Having some way to manage the security of mobile devices is crucial for Enterprise environments. If mobile phone and tablets are provided by the organization, having a tool to manage this ‘fleet’ is just as important as the tools you use to manage your desktops.
After starting out with application provisioning and enforcing PIN numbers, mobile technology has improved to now allow us to find a device’s location or even remotely wipe it. Also these days; with the work day creeping outside of Monday to Friday 9am to 5pm, there is an increased risk that a mobile device with access to your corporate information has just gone to a movie cinema, theme park or crowded restaurant – all places where it could be easily left behind.
The Enterprise’s next challenge was BYOD. If a new employee already had their own device (now often better than the company-issued one), they weren’t going to be happy about having to carry two phones or rely solely on the ancient company phone. The tools stepped up to this challenge and BYOD support was introduced, allowing some corporate control over non-corporate devices, without wiping your personal camera roll.
If it feels like I’ve just pointed out the obvious it’s because I wanted to bring you into the world of the small business.
The smaller the organization, the greater that chance that ‘bring your own’ devices are being used to access corporate data.
The smaller the organization, the greater the chance that there is no mobile device management in place on any mobile device.
I’m not a great fan of quoting surveys but the numbers I’m finding that there are something like 80%+ SMBs using mobiles devices, and somewhere between 37% – 49% having MDM in place. I’d say those numbers are generous – a quick chat with my peers would suggest the first number is much higher and the second number is much much lower. So for SMBs, MDM is not such an obvious, critical thing, even with such easy access to corporate data and apps (often enabled by The Cloud).
So what gets in the way?
Licensing Costs – In the Enterprise, MDM can be an add-on capability provided by an existing toolset. When you are talking thousands of devices, the per device price is very competitive. The IT department often doesn’t even see these licensing cost conversations, as they are bundled into Enterprise agreements or signed off between the procurement department, the CFO and the CIO. This all changes in the small business, because the CEO/Owner knows their cash flow, gross income, and expenditure intimately. For every dollar that IT wants to spend, they have to convince the CEO that it’s worth it, and the CEO has a lot of competing priorities for every dollar earnt. Add to that the difficulty in finding SMB friendly pricing structures for say anything under 250 or even 100 seats. While MDM solutions are quick to break down a ‘per device per month’ price, they often haven’t embraced a subscription model, so you can still take a cash flow hit of paying the annual cost for all of your devices up front.
Operational Costs – SMBs often sacrifice IT support capabilities because of the cost of hiring and retaining IT staff. Introducing MDM means upskilling IT employees, adding more support calls to their queue and introducing another toolset that has to be managed. When you are already running lean, it might seem like just another thing to do, when your organization has happily existed without it in the past. And if you outsource your IT support, who wants to add more work for their consultants to charge for?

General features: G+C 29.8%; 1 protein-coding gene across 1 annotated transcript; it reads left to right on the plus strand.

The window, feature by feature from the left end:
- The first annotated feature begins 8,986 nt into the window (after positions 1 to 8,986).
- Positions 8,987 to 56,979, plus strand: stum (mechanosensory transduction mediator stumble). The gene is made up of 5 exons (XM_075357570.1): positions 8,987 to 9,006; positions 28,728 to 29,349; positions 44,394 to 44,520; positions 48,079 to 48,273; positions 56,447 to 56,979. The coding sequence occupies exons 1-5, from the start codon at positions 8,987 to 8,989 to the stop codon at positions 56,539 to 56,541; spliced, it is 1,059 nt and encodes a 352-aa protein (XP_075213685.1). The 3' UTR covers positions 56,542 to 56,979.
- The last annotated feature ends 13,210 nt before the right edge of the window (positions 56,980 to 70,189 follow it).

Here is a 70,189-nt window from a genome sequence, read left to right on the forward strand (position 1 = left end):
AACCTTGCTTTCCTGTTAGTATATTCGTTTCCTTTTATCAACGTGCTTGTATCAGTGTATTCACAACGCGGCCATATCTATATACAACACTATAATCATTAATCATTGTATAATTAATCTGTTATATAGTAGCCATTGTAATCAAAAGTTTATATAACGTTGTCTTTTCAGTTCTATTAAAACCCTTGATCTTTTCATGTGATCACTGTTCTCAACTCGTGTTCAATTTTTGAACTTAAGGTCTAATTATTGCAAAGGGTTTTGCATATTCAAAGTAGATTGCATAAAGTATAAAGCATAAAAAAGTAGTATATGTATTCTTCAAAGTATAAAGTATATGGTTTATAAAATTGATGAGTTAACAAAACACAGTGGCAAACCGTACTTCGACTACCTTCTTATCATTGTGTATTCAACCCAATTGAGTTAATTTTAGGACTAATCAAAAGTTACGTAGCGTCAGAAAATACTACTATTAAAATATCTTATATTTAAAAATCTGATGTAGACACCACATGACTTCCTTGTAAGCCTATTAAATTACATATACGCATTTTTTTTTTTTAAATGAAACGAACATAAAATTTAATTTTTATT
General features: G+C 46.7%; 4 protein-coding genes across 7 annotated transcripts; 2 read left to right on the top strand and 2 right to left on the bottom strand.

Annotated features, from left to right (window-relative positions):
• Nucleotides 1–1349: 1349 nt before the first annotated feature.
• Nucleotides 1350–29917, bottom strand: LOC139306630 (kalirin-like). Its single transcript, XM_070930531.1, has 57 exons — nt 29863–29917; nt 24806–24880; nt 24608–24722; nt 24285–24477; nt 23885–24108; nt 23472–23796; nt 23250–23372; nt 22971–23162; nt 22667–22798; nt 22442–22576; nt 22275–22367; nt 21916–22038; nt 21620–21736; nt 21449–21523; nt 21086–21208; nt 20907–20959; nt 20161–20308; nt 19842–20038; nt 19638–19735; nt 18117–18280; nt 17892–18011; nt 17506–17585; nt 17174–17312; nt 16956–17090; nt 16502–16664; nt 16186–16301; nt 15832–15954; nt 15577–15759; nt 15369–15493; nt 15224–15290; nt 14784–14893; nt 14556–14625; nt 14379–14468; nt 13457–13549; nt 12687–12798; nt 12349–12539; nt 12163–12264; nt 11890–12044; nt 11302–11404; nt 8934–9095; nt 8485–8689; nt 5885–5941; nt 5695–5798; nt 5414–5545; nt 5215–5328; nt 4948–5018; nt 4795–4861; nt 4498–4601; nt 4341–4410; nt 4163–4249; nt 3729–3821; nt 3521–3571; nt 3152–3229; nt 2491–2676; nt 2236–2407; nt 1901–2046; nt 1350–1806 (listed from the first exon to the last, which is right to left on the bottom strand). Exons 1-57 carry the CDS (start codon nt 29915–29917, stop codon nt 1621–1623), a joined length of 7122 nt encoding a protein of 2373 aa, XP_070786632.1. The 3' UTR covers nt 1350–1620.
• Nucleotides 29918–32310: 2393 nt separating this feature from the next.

Lack of comprehensive security strategy – Putting aside the cost argument, this is really what it comes down to. Any security consultant will successfully argue that a proactive MDM strategy is more cost effective than a reactive data breach clean-up. But small businesses tend to overly trust their employees and view extra security measures as unnecessary and intrusive. How many shared passwords and generic user accounts exist in SMB land? Complex passwords and 30 day change periods are just a hassle. They also underestimate themselves as a target. Why would someone be interested in the customer details of a family-owned widget business? Without a security-conscious CEO, most SMBs lack a comprehensive IT security strategy that analyses and mitigates risk across their technology footprint.
What should the SMB do?
If you provide MDM solutions, addressing the cost concerns will go a long way to gaining you favour in the SMB market. Easing the pain of adoption and ongoing system management will win you votes from the already-stressed IT team. But convincing the CEO that the cost benefit analysis does stack up? That’s a bigger challenge. Right now most security providers address that objection with real-world horror stories and statistics and they still don’t always win.
The sad truth is, for a large percentage of the SMB market, adoption of an MDM solution will continue to be a reactive action after a data breach. It’s a tough culture to change, especially if you come from a world where you wouldn’t think twice about securing employee mobile devices.